National Partnership for Women & Families


Debra L. Ness, President

From the desk of ... Debra L. Ness

Then and Now: Pregnancy Discrimination Hurts Women and Their Families

Cross-posted from the Huffington Post.

It's the early 1970s. The women's movement has made great strides. "The Mary Tyler Moore Show," featuring independent, career woman Mary Richards, is climbing the ratings charts. Women are entering the workforce in record numbers. And yet, women face significant barriers to success and equality in the workplace, including being fired simply because they are or might become pregnant.

Fast forward some four decades to 2013. How much have things changed for pregnant women in the workplace? The short answer: not enough.

The good news is that discrimination based on pregnancy is illegal. Thanks to the Pregnancy Discrimination Act of 1978 and the broad-based coalition that pushed for its passage, led by the National Partnership for Women & Families and others, enforcement agencies and women themselves have a powerful tool for combating pregnancy discrimination. The law was a tremendous step forward for women's equality.

The disappointing news is that pregnancy discrimination persists, despite the fact that women make up nearly half the workforce and are essential breadwinners for their families. From 1992 to 2011, charges of pregnancy discrimination filed with the U.S. Equal Employment Opportunity Commission actually increased by 71 percent. It's amazing that this kind of discrimination is so common today because three-quarters of women will become pregnant at least once while employed.

Some of the pregnancy discrimination that occurs today is more subtle than what happened to women of Mary Richards' generation. Today, pregnant women tend to be forced out of their jobs or fired because their employers refuse to make minor accommodations that would enable them to continue working – such as letting them carry a water bottle, take bathroom breaks or sit down as they do their jobs. This discrimination is shameful and does real harm to women and their families at a time when they badly need wages.

The Pregnant Workers Fairness Act, now before Congress, would help to combat this form of discrimination. It would strengthen the Pregnancy Discrimination Act and help fulfill its promise by putting in place the same protections for pregnant women as those afforded to workers with similar limitations, preventing employers from forcing pregnant workers out of their jobs and helping ensure employers provide reasonable accommodations to pregnant women who want to continue working. It is a much-needed bill – and now is the perfect time for lawmakers, women and their families to call for its speedy passage.

That's because, this week, we celebrate the 35th anniversary of the Pregnancy Discrimination Act and the last week of National Work and Family Month – a time to reflect on progress toward enabling women and men to manage job and family. Both are stark reminders of how long women and families across the country have been waiting for fair, family friendly and women-friendly workplaces.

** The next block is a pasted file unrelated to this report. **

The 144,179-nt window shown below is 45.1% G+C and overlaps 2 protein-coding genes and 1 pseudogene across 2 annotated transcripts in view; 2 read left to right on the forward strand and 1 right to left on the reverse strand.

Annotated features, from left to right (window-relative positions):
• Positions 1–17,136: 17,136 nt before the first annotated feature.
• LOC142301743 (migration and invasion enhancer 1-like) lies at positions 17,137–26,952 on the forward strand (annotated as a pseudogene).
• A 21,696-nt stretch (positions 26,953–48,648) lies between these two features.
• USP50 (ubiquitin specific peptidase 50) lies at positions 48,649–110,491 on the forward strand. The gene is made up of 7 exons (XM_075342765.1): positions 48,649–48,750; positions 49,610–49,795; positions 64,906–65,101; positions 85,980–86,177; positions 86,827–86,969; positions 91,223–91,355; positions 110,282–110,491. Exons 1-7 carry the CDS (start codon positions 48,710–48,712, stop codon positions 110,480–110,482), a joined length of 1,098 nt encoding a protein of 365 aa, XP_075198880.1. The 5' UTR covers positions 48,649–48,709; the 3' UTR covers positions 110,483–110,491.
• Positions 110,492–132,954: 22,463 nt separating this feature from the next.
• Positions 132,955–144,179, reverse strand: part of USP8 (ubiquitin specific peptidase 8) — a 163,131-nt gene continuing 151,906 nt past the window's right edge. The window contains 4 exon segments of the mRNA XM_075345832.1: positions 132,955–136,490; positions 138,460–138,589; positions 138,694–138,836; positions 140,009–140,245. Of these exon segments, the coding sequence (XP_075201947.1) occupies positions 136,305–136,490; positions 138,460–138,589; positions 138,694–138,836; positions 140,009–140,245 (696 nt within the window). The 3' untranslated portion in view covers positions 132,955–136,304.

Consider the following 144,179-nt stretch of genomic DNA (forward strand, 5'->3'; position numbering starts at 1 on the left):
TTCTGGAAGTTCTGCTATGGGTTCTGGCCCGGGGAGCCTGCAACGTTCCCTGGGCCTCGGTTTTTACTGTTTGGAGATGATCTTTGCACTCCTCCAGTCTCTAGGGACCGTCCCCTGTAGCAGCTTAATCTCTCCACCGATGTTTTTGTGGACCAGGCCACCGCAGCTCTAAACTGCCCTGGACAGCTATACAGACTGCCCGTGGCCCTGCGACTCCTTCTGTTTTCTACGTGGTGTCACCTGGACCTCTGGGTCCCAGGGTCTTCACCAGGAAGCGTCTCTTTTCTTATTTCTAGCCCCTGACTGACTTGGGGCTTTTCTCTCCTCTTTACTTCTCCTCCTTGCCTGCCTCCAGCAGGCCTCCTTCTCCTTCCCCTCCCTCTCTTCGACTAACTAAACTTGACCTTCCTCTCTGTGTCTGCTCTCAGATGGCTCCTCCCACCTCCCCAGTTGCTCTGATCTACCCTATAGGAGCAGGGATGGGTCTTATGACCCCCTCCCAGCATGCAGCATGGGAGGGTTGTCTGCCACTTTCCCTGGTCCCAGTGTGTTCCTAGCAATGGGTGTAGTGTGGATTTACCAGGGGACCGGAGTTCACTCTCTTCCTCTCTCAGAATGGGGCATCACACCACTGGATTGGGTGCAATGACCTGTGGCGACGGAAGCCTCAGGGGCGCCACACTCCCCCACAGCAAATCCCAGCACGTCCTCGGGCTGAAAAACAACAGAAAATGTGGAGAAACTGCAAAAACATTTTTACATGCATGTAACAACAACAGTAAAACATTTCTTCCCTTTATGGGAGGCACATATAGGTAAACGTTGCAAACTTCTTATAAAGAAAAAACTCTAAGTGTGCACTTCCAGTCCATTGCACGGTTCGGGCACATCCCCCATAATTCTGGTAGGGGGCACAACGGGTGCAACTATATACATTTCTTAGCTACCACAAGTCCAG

From advancing measures that would promote fair pay to establishing family-friendly workplace standards to passing the Pregnant Workers Fairness Act, Congress can and should be doing much more to update the nation's workplace policies and ensure greater protections and support for pregnant workers and for all families. It is time – past time – for things to change.


Submitted by Sarah M. on January 17, 2014
Hello my name is Sarah. I have worked for long term health facility for 8 years in Kentucky I have been a good employee with no record of excessive call ins or any other bad work habits. In the time I have worked at this place I have advanced myself and have been crossed trained. I am a certified nursing aide, medication aide and my primary job as a ward clerk. Today I was told to leave and go home that I could not do my job. I am pregnant and yesterday I was put on some restrictions. The restrictions were that I could preform my desk job (ward clerk) but I wasn't to be lifting, pulling, and pushing. Meaning I wasn't to be working as a nursing aide. After the director of nursing sent me home. A lady in the HR department called me said that they didn't have a job I could do with my restrictions and I needed to go ahead and sign up on family medical leave. My due date is March 4th as of right now if I leave I will exceed the 12 weeks given. They will have every right to let me go after that. I honestly think they have something against pregnant women who have restrictions. I have heard a department head talk about pregnant women with restrictions very poorly. He said pregancy isn't a disease but it must be around here. At the end of last year they told another pregnant coworker the same thing as they told me. That they didn't have a place for her with restrictions in turn she had to take leave early. I don't want to go on leave so soon and not have a job to go back to. I felt like I was over a barrel until I read the story about the nursing aide in Michigan who had a similar story. I want to work. I'm a little fragile right now but I am not broken. I can do some things. Thank you for your time, Sarah

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